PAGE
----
We welcome and ask for your contribution. If you would like to contribute to Mender, please read our guide on how to best get started contributing code or documentation.


Mender is licensed under the Apache License, Version 2.0. See LICENSE for the full license text.

Security disclosure

We take security very seriously. If you come across any issue regarding security, please disclose the information by sending an email to Please do not create a new public issue. We thank you in advance for your cooperation.

Installing from source


  • C compiler
  • Go compiler
  • liblzma-dev, libssl-dev and libglib2.0-dev packages

LZMA support opt-out

If no LZMA Artifact compression support is desired, you can ignore the liblzma-dev package dependency and substitute the make commands in the instructions below for:

make TAGS=nolzma

D-Bus support opt-out

If no D-Bus support is desired, you can ignore the libglib2.0-dev package dependency and substitute the make commands in the instructions below for:

make TAGS=nodbus


To install Mender on a device from source, first clone the repository in the correct folder structure inside your $GOPATH (typically $HOME/go):

git clone $GOPATH/src/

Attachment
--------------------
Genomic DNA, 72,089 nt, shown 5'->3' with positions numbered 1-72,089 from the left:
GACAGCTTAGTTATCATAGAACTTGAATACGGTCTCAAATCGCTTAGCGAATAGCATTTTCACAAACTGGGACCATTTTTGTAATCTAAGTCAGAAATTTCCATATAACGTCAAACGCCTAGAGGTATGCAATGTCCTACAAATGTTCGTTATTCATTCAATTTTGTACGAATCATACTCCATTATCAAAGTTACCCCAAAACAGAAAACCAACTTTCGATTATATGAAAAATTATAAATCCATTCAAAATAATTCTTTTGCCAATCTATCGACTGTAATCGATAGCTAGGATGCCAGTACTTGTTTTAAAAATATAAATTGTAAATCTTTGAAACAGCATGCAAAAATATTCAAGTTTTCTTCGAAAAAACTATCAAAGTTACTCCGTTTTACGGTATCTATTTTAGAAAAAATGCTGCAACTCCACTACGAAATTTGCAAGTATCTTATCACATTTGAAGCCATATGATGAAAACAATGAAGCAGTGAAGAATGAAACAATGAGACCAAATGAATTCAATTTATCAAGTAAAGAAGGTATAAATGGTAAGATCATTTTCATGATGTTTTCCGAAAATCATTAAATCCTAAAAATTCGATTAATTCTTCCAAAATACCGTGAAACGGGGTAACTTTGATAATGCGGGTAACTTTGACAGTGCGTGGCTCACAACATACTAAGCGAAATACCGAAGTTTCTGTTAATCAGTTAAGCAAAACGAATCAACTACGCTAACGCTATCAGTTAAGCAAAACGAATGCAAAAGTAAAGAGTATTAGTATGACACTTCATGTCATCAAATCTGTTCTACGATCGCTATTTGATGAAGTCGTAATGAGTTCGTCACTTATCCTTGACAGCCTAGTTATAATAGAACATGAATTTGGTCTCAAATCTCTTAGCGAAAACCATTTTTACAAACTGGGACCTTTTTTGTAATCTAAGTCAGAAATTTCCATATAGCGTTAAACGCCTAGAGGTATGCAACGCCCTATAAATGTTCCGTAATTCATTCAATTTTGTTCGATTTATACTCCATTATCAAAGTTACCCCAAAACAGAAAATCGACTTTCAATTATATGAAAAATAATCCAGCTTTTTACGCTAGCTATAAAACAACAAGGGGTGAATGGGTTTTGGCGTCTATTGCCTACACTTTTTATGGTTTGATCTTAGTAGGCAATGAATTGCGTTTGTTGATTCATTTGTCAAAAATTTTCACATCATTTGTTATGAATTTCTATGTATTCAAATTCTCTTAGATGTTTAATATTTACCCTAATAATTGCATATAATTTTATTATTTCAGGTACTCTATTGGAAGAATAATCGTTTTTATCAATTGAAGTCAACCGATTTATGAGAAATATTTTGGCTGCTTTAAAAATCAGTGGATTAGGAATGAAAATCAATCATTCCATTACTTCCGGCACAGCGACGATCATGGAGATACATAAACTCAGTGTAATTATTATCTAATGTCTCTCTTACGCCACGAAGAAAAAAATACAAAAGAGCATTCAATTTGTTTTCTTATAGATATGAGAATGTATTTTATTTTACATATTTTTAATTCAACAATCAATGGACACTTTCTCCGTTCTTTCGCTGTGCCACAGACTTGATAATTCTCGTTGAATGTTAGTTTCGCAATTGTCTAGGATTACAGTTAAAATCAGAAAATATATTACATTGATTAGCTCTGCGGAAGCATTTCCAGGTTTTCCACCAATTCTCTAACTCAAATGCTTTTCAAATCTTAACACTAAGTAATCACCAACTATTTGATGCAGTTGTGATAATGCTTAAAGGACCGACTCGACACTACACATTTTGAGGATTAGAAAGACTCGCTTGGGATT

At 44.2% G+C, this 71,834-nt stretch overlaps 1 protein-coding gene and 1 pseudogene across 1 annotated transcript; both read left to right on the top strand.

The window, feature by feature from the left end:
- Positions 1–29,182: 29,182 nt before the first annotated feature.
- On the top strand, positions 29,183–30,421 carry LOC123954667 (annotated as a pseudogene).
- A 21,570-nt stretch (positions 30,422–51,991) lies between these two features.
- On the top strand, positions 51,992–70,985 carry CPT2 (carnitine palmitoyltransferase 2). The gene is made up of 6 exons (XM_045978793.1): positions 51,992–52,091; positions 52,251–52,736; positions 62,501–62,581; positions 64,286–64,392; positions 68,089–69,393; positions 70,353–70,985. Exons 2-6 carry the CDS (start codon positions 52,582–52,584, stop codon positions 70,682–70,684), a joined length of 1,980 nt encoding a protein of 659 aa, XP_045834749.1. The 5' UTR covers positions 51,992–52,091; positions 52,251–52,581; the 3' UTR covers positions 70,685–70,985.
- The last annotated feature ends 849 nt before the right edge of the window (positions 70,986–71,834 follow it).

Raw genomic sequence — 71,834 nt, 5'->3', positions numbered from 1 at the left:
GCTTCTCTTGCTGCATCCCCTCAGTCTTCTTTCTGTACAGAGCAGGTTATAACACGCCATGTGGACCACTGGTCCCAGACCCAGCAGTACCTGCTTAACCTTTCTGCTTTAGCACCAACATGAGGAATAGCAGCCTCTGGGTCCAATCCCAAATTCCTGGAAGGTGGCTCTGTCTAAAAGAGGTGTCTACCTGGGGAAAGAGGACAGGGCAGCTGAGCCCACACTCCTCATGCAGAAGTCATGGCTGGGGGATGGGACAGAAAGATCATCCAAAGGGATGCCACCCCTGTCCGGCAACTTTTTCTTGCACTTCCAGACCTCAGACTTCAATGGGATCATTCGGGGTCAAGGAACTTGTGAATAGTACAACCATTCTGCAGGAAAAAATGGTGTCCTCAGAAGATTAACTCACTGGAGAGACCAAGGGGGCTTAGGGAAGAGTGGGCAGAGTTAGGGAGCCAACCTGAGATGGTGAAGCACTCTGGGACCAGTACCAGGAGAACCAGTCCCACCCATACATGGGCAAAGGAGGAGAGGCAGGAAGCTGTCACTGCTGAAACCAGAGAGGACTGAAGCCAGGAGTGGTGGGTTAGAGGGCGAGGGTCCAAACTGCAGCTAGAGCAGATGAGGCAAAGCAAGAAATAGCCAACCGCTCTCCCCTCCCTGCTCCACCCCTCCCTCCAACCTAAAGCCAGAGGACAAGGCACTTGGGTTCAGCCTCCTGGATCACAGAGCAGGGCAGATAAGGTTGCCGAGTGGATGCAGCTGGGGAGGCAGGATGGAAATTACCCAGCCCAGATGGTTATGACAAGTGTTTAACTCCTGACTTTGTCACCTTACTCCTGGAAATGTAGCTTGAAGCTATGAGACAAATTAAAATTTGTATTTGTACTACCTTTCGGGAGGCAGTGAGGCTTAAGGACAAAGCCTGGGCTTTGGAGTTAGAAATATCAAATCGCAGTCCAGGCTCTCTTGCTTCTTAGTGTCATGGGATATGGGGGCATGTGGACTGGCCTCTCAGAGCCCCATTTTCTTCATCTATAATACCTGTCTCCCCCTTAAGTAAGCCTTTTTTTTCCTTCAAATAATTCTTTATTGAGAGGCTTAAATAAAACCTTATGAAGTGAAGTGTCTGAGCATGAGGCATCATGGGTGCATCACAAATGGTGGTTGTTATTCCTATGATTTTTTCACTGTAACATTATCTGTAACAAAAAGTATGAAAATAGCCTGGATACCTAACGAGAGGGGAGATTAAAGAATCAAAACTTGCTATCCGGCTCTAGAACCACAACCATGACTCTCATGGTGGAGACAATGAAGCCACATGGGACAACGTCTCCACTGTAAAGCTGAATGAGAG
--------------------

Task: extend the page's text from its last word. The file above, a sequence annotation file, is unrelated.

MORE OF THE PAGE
Then run the following commands inside the cloned repository:

sudo make install

Installation notes

Installing this way does not offer a complete system updater. For this you need additional integration steps, depending in which OS you are using consult one of the following:

However, it is possible to use Update Modules and update other parts of the system.

In order to connect to a Mender server, you either need to get a Mender Professional account, or set up a server environment. If you are setting up a demo environment, you will need to put the support/demo.crt file into /etc/mender/server.crt on the device and add the configuration line below to /etc/mender/mender.conf after the installation steps above:

  "ServerCertificate": "/etc/mender/server.crt"

Keep in mind that /etc/mender/mender.conf will be overwritten if you rerun the sudo make install command.

Important: demo.crt is not a secure certificate, and should only be used for demo purposes, never in production.



Build steps

Cross-compiler setup